This article was first published on #FolkloreThurday.com as Bat Myths and Folktales from Around the World by zteve t evans on 31st October 2019
Bats feature in many myths, legends and folklore from diverse cultures around the world, and are often associated with darkness, death and the supernatural. Unquestionably, they are strange creatures, appearing as half animal and half bird, like something from a nightmare world. From this duality and strangeness evolved a reputation of duplicity and threat, appearing as neither one thing nor the other. In fact they are mammals of the scientific order Chiroptera, meaning “hand wing” in ancient Greek, because their forelimbs have become adapted to be wings. Do they really deserve this sinister reputation, or do they play a more important role in the world than feeding the dark human fascination for the spooky and the supernatural?
Presented here are different viewpoints from around the world, followed by a short look at the real significance of bats to humankind.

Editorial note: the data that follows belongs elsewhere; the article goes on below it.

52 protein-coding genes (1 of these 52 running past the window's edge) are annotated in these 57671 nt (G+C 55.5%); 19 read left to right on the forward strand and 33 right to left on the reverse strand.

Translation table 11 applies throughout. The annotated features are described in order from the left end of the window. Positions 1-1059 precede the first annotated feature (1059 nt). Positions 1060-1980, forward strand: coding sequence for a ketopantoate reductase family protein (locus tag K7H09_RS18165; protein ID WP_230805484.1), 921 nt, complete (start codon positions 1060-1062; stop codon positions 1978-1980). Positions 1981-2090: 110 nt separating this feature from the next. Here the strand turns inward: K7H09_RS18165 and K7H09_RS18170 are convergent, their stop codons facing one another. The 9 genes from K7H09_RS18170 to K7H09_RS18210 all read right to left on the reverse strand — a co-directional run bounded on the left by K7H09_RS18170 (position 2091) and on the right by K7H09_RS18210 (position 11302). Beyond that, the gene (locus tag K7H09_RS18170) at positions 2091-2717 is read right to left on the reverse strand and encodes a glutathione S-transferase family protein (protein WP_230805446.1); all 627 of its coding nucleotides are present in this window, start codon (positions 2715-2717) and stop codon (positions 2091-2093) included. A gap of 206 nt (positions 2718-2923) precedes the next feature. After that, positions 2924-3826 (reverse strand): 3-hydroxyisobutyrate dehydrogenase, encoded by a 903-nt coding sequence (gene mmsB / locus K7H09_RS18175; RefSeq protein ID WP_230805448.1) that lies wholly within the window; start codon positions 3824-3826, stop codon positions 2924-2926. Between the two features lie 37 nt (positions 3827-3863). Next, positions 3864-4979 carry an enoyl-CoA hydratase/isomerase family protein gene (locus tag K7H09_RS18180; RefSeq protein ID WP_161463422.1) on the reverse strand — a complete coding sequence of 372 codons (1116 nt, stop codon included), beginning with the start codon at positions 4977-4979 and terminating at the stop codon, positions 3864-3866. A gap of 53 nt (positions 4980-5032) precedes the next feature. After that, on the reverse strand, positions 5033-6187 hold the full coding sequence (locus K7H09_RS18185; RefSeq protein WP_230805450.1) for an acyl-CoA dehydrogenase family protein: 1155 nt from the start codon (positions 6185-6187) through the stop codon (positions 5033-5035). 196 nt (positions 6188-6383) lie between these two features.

Aesop’s Fables: The Bat and the Weasel
The duality of bats is mentioned in one of Aesop’s Fables, which tells how a bat fell to the ground and was pounced on by a weasel. The bat begged to be spared but the weasel insisted that he could not do that because he was an enemy of all birds. The bat said, “Well look at me. I am a mouse, not a bird!” The weasel looked at the bat and agreed it was a mouse and released it. A little later the same bat was caught by another weasel and begged for mercy. The weasel replied, “No, I never let mice go!” The bat said, “Well, look closely at me. I am a bird. See my wings.” The weasel replied, “Well, so you are!” and let the bat go.